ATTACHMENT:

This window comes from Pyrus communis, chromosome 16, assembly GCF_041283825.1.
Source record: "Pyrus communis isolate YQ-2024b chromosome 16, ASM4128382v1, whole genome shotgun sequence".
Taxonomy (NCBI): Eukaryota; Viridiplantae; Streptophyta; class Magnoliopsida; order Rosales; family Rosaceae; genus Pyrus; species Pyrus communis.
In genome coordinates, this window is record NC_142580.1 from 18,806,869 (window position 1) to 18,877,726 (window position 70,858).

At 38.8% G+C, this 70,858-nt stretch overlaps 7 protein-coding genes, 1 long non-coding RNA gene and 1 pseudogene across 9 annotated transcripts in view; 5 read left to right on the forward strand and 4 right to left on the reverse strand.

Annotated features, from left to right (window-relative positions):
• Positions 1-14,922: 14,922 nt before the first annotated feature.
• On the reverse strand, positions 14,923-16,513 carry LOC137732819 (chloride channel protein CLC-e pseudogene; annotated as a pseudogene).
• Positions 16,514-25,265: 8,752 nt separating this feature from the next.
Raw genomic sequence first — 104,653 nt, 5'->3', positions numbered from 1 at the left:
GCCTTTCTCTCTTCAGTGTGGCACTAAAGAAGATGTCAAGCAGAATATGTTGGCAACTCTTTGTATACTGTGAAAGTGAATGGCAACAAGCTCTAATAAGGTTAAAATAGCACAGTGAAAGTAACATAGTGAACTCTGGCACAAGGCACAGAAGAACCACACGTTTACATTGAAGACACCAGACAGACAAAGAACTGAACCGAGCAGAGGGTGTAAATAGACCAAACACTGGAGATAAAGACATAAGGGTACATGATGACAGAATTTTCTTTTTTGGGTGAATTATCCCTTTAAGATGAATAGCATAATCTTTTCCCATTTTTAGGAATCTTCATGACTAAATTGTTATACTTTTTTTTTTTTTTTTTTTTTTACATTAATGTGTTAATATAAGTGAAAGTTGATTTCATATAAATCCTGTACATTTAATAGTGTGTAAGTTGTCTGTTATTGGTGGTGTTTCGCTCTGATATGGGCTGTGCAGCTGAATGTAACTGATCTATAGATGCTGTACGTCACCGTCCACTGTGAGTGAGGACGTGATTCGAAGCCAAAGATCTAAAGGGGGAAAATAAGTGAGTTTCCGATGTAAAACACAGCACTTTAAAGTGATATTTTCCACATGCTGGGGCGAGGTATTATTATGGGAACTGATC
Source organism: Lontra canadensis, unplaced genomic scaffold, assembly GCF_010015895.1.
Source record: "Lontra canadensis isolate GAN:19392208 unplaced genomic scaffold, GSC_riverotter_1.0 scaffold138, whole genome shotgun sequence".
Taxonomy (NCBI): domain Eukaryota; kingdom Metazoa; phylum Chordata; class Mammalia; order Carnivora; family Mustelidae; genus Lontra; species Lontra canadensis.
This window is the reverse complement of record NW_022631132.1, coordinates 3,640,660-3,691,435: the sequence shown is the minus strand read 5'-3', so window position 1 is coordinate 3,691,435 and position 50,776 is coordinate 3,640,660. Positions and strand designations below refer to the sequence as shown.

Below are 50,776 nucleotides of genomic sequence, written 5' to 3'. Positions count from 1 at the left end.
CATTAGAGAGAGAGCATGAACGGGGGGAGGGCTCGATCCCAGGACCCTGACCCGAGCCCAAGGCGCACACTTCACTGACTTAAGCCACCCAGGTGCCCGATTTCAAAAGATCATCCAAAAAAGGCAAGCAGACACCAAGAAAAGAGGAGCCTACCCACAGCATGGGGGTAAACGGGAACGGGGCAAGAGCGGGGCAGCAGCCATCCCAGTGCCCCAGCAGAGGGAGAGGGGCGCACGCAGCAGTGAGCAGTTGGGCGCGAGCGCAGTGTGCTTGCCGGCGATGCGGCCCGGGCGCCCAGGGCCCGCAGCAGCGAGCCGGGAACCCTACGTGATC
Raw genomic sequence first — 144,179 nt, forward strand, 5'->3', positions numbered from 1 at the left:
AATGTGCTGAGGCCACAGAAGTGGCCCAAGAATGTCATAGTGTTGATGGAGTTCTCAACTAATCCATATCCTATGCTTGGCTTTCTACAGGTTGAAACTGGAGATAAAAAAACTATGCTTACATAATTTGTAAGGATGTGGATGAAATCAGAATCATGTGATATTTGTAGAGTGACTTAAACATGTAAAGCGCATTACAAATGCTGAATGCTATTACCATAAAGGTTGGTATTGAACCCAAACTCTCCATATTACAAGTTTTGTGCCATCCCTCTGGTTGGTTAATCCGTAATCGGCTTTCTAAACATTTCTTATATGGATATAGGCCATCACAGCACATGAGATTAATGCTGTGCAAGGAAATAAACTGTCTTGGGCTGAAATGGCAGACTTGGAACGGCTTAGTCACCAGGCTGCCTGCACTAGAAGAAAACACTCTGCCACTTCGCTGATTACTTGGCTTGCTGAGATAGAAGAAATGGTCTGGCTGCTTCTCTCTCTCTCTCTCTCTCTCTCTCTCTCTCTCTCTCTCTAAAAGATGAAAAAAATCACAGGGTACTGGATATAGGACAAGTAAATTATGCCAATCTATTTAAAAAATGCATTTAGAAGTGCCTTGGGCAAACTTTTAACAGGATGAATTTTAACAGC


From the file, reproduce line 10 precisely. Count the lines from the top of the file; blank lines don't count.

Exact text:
Raw genomic sequence first — 104,653 nt, 5'->3', positions numbered from 1 at the left: